On the other hand, in State v. Embry, 322 So.2d 515 (Fla.1975), the supreme court held that a demand should not have been treated as spurious for the sole reason that the accused filed a motion to suppress after filing his demand. The court found no error in striking the demand, however, based upon the trial court's action in subsequently scheduling a hearing on the motion to suppress and setting trial just outside the speedy trial time. The court held that the trial court had effectively extended the speedy trial time to take care of pretrial motions as authorized by rule 3.191(d)(2).

Hence, it cannot be said that the mere filing of a motion by the defendant will always defeat a request for a speedy trial. Whether such matters require pretrial action in order to prepare a...

To continue reading

Request your trial
5 cases
  • Clark v. State
    • United States
    • Florida District Court of Appeals
    • August 13, 1997
    ...provided by Rule 3.191(h),(p)(2),(p)(3) 1; compare Fla.R.Crim.P. 3.191(j) (referring to "motion for discharge"). 2 See State v. Reaves, 609 So.2d 701 (Fla. 4th DCA 1992), review denied, 623 So.2d 494 (Fla.1993). Although no such "notice" was filed, he now seeks prohibition on the ground tha......
  • Landry v. State, 81270
    • United States
    • Florida Supreme Court
    • September 21, 1995 130. This determination is primarily an objective one that must be made from the record on a case-by-case basis. State v. Reaves, 609 So.2d 701, 705 (Fla. 4th DCA 1992), review denied, 623 So.2d 494 (Fla.1993); Kaufman, 421 So.2d 776, 777. While the fact that trial counsel has made a tac......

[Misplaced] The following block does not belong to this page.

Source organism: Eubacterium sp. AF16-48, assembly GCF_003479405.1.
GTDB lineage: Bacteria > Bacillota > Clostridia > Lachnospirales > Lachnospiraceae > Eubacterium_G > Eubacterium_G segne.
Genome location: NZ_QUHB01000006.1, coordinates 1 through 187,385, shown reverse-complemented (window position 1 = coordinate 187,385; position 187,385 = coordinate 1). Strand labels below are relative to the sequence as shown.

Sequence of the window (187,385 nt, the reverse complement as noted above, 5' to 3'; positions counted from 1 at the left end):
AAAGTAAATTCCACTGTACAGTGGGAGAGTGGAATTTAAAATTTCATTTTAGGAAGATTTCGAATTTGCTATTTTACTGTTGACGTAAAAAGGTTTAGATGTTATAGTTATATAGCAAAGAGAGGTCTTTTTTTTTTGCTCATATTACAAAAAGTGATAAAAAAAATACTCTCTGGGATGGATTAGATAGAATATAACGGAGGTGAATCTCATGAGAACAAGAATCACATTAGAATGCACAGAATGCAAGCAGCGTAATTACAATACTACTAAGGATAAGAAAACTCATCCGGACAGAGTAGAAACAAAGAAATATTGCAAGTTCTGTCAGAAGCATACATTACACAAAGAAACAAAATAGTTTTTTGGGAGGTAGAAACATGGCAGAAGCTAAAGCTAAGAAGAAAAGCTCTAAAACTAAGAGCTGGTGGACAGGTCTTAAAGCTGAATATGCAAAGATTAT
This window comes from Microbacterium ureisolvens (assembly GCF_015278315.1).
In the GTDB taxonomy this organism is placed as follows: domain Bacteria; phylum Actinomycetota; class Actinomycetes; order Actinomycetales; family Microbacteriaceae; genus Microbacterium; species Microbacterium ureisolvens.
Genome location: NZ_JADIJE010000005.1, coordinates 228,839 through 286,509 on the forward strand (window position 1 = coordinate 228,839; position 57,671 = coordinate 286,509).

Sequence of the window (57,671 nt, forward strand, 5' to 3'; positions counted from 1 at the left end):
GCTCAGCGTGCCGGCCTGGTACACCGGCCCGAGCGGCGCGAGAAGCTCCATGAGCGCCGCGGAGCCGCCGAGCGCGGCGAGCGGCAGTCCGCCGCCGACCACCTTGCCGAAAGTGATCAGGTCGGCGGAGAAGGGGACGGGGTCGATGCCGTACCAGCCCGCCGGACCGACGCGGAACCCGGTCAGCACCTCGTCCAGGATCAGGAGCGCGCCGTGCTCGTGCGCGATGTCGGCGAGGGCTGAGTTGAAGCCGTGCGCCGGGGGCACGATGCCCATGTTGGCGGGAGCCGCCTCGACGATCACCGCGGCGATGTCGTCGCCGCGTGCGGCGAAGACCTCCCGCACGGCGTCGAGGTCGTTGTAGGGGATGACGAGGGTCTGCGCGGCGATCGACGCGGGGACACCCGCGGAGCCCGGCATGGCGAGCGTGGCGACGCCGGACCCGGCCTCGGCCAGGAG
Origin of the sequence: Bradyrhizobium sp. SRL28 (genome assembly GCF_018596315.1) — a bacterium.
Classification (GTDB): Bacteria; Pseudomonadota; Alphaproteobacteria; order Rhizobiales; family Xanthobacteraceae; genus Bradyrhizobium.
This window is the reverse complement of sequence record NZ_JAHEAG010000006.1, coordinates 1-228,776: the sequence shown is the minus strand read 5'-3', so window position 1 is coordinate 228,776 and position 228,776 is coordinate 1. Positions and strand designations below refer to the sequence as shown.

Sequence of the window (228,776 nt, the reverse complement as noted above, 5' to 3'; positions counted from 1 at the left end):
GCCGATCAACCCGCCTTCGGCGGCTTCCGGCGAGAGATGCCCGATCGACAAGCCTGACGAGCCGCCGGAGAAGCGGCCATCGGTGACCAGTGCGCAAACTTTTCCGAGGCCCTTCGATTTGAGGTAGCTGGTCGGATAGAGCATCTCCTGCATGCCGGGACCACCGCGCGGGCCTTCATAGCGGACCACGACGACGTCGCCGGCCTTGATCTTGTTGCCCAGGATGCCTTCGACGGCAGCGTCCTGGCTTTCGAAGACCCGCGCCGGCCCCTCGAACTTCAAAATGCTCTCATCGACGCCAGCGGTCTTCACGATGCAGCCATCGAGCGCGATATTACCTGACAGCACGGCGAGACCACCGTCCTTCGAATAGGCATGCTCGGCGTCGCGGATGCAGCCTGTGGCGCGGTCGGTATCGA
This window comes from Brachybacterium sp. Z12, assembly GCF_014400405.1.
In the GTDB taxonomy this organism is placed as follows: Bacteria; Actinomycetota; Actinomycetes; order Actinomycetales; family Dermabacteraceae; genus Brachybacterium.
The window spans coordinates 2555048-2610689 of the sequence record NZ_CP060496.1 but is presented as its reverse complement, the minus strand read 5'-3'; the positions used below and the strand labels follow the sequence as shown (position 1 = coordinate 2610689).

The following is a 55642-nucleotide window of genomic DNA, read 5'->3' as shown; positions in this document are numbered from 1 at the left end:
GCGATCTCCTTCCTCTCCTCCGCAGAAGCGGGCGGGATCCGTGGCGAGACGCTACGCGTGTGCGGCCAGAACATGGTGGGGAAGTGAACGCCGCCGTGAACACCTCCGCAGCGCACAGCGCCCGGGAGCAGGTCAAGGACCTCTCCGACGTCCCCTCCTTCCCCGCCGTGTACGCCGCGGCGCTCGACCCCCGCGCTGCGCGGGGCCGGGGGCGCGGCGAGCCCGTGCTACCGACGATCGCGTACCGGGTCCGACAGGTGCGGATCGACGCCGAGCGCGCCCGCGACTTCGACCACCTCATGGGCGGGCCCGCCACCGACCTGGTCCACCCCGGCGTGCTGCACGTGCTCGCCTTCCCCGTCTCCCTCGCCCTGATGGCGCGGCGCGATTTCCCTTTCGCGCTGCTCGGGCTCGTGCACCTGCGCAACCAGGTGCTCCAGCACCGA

• Sinclair v. State, 93-59
    • United States
    • Florida District Court of Appeals
    • October 12, 1993
    ...C.J., and HUBBART and COPE, JJ. PER CURIAM. Affirmed. See Harris v. Tyson, 267 So.2d 390 (Fla. 4th DCA 1972); Cf. State v. Reaves, 609 So.2d 701 (Fla. 4th DCA 1992), review denied, 623 So.2d 494 ...
  • Reaves v. State
    • United States
    • Florida Supreme Court
    • June 10, 1993
  • Request a trial to view additional results
1 books & journal articles
  • Speedy trial, speedy games.
    • United States
    • Florida Bar Journal Vol. 76 No. 11, December 2002
    • December 1, 2002
    ..."a frivolous attempt to reverse the plainly appropriate rejection of those tactics by both courts below." (15) In State v. Reaves, 609 So. 2d 701 (Fla. 4th DCA 1992), the Fourth District reversed the discharge of three defendants on speedy trial grounds because the record did not demonstrat......

VLEX uses login cookies to provide you with a better browsing experience. If you click on 'Accept' or continue browsing this site we consider that you accept our cookie policy. ACCEPT